Dry foods to avoid
Although technically considered “dry foods,” these products contain too much moisture, oil, or other substances that are not conducive to long-term storage:
- Pearled barley
- Dried meat (jerky)
- Dried eggs
- Flour, whole wheat
- Brown rice
- Milled grains other than rolled oats
- Brown sugar
- Dehydrated fruits and vegetables not dried enough to snap when bent
2. Store at 24°C/75°F or cooler
Storing your food in a cold and dry place will extend the shelf life of your long-term storage. It’s recommended to keep your storage room temperature at or below 24°C/75°F. Most basement cold storage areas will meet this requirement. If you can’t regulate your storage location temperature, you’ll need to rotate products out based on “best if used by” dates and perceived freshness. It’s important to keep your food storage up off the floor when possible to keep it dry and to allow for air circulation.
3. Use the right packaging
Do not leave food you plan to store in its original bag or container. Instead, plan on storing all of your food in one of these proven containers:
You’ll want to add oxygen absorber packets inside these containers (available on Amazon) to ensure the longevity of your food storage. Oxygen absorbers preserve the taste and nutritional quality of your food by eliminating food-borne insects.
No matter how much food you have stored away, if you don’t have an adequate water supply, you’re not going to last very long. Water creates a particular problem for two reasons:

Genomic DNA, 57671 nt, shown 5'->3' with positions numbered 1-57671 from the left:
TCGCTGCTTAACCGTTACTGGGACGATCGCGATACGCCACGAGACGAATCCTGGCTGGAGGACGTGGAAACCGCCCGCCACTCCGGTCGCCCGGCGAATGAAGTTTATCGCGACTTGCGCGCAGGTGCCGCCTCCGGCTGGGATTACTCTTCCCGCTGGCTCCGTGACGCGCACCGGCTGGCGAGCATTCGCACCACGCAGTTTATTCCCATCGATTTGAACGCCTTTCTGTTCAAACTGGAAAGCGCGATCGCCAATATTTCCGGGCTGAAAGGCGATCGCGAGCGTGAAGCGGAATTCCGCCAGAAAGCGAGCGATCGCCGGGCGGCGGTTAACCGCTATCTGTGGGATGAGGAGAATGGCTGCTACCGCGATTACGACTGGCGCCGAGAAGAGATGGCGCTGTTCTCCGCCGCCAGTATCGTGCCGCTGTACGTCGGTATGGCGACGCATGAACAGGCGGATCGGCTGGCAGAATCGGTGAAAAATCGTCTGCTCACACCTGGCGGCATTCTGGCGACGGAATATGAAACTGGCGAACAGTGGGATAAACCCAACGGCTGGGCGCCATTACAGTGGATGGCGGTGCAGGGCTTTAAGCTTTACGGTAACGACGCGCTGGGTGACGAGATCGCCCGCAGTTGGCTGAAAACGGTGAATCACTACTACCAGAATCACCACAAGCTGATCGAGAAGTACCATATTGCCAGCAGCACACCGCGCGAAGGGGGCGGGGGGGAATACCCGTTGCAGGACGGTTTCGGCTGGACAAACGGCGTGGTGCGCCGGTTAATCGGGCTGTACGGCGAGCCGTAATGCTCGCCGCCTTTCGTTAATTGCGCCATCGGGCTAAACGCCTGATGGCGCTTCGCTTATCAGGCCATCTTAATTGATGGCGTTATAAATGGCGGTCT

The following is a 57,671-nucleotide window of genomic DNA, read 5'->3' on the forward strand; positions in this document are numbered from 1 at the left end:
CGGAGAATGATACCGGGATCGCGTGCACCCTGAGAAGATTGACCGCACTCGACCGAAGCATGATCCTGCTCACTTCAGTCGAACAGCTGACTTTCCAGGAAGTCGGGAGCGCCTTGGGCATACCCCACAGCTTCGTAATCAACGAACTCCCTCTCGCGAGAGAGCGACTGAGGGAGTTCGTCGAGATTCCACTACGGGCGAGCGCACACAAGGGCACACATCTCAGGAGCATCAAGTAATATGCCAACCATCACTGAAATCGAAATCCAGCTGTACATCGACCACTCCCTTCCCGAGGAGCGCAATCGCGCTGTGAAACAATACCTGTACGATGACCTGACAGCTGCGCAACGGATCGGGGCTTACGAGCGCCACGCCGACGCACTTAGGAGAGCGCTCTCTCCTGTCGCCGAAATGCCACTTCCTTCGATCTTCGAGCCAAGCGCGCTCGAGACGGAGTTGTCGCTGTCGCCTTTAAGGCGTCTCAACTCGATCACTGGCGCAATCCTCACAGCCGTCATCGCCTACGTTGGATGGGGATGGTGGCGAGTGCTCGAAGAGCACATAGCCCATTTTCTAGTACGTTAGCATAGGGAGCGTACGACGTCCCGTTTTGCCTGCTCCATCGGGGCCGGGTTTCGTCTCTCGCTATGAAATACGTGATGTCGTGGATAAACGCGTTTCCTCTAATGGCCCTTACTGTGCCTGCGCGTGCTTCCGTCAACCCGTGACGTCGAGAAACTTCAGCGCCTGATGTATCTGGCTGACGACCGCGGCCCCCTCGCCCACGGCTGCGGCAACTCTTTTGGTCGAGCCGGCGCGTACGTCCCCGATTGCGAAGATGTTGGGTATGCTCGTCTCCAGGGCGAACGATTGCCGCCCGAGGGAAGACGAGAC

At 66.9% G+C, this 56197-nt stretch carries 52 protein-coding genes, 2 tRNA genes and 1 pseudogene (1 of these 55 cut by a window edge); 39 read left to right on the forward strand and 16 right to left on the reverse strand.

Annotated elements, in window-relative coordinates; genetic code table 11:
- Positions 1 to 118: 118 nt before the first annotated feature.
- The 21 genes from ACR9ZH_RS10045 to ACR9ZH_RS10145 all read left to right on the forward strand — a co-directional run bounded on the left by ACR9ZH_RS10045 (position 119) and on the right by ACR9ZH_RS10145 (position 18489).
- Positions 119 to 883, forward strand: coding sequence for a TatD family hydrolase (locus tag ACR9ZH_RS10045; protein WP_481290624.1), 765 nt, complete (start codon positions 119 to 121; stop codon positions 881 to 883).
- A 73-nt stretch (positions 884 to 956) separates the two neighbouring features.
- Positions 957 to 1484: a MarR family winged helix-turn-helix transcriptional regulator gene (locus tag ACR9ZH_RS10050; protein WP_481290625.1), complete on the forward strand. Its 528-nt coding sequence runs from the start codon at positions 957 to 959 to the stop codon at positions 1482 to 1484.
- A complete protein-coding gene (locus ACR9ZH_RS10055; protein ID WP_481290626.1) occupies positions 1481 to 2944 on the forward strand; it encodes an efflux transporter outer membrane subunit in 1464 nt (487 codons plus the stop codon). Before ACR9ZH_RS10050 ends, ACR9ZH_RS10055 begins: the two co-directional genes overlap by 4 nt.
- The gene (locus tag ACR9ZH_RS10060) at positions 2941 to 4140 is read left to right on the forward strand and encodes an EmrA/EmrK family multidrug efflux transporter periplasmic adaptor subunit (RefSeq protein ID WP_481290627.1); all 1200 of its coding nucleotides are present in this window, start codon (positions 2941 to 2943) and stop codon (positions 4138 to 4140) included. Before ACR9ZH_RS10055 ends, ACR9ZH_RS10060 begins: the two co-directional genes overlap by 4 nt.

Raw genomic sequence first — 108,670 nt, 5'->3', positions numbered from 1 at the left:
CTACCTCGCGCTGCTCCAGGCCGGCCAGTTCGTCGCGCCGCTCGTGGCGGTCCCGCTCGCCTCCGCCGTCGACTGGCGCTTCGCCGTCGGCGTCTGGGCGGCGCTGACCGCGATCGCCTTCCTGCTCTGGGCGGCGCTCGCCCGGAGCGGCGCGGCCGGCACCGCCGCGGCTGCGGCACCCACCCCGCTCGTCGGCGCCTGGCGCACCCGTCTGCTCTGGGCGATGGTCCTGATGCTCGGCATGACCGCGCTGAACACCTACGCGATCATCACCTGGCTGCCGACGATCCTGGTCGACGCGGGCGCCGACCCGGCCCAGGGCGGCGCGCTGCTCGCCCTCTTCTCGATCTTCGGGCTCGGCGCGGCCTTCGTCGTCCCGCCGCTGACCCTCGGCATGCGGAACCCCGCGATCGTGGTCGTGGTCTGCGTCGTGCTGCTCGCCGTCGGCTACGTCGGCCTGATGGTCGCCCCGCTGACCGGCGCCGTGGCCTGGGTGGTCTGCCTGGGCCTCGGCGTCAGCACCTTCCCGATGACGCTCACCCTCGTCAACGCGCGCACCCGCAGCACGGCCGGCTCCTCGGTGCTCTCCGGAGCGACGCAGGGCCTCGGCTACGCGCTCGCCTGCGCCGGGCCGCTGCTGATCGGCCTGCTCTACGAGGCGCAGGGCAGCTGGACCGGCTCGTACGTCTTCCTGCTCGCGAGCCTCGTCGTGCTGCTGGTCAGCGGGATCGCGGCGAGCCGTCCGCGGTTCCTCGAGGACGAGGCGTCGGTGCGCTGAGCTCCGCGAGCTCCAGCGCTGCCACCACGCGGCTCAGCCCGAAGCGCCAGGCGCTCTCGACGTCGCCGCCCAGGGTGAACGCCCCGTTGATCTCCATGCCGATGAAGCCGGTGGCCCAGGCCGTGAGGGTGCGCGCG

A. We need so much of it.
B. It’s ridiculously heavy.
To store enough drinking water, you’ll need at least one gallon per person per day. A gallon of water weighs approximately eight pounds. That means for my family of three, we’ll need 24 pounds of water per day. Multiply that by 90 days for short-term food storage, and we’re looking at 2,160 pounds of water, or 270 gallons. Although that may seem like a ton of water (It is—literally), the good news is that water’s cheap. The amount of water isn’t a problem as much as storing it in the right container.
You should have an assortment of water containers ranging in size and shape. If you store all 2,160 pounds of water in 55-gallon drums, you won’t be able to take water with you should you need to evacuate. Whatever containers you choose, they should meet two basic qualifications: They need to be food grade containers and PET quality plastic.
Here are a few recommendations:
- Used gatorade bottles (any size)
- Used soda bottles (20 oz. or 2 liter)
Tap water works
Believe it or not, tap water is your best bet when creating your emergency water supply and is safer than bottled water for long-term storage because of differences in tap water and bottled water regulations. Your city tap water is already chlorinated, which means you don’t have to treat it before placing it in storage.
Containers to avoid
- Milk jugs (not PET)
- Used bleach containers
- Single-use water bottles (bulk bottled water)